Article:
Washington, DC’s water utility launched a helpful interactive map allowing residents to see whether water pipes are lead, non-lead, or if there’s no available information for nearly every building and public water source across DC – including residences, restaurants, retailers, schools, drinking water fountains, and even the White House and Smithsonian.
Lindsay McCormick is a Research Analyst.
When I moved to Washington, DC four years ago the phrase “lead service lines” did not roll off my tongue. That began to change as I became aware of DC’s historical lead problems – and dramatically so in the wake of the crisis in Flint, Michigan.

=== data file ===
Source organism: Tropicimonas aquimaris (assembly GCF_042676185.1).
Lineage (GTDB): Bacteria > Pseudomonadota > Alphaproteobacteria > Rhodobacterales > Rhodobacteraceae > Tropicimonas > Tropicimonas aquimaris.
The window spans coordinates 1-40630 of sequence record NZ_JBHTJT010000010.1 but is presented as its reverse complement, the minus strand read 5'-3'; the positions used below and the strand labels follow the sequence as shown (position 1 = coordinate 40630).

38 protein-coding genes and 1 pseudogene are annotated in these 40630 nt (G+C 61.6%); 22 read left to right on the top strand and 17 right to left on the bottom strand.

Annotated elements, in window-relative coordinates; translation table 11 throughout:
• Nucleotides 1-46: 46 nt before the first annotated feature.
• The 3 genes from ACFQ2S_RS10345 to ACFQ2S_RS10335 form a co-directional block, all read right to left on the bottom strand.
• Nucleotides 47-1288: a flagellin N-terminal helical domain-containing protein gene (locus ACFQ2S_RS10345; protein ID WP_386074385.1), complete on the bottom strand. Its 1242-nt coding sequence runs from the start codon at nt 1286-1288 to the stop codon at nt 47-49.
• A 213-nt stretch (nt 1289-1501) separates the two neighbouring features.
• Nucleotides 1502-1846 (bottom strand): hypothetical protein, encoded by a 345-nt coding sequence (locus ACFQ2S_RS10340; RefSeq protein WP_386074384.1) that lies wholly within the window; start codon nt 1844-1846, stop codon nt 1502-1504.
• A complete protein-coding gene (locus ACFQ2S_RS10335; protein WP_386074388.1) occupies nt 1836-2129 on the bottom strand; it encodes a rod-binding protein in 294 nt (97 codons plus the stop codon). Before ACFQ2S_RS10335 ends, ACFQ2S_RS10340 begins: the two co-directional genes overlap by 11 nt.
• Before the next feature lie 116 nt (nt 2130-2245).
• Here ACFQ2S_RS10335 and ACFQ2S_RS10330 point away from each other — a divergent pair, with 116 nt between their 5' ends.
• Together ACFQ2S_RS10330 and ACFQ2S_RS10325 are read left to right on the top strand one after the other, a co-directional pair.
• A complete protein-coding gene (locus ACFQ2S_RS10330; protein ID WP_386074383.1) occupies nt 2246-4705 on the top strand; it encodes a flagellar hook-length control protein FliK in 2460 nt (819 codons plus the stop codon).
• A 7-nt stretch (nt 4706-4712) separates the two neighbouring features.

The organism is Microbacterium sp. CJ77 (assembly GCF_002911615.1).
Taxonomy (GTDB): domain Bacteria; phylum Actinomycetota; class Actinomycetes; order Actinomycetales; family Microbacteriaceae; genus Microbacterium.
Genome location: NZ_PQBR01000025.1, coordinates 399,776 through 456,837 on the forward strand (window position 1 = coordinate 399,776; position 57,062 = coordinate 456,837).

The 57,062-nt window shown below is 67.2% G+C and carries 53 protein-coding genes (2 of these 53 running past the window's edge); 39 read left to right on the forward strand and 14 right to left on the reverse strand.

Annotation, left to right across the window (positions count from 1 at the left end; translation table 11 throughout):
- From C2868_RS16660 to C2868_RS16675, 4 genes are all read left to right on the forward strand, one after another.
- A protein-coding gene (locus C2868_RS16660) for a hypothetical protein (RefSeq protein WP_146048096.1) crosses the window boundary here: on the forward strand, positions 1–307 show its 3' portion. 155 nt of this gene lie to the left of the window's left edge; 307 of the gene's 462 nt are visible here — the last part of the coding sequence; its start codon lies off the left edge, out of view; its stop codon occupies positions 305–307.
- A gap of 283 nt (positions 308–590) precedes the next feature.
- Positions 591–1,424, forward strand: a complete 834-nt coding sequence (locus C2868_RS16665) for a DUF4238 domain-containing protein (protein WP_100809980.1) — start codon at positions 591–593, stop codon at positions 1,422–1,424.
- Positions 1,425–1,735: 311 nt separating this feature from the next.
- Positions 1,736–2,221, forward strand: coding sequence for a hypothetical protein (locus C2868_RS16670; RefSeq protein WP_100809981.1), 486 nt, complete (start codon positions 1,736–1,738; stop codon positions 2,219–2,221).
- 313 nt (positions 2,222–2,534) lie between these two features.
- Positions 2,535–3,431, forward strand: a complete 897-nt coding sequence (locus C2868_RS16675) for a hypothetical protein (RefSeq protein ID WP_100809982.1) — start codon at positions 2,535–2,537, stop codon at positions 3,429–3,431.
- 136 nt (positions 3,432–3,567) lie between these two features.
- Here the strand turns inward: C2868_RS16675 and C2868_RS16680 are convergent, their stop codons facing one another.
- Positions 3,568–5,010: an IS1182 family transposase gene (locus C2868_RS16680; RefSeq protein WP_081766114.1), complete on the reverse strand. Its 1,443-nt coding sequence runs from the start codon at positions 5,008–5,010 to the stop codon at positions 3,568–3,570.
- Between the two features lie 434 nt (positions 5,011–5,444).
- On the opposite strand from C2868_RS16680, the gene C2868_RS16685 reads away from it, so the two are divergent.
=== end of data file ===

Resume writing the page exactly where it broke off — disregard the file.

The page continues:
But I’m not alone. Even though experts estimate that up to 10 million homes across the U.S. have lead service lines – lead pipes connecting the drinking water main in the street to the home – it’s an issue that is not well understood by most Americans.
And that should come as no surprise given that few water utilities across the U.S. can even say with confidence where the lead services lines are in their systems, and fewer still proactively share what information they have with customers. Lead service lines are an aging infrastructure, typically found in communities with older housing. Local recordkeeping over the years has been inconsistent, leaving many utilities today to rely on incomplete, difficult to access, or non-electronic historical records. Many communities appear to have no documentation of when they ceased installing lead service lines altogether.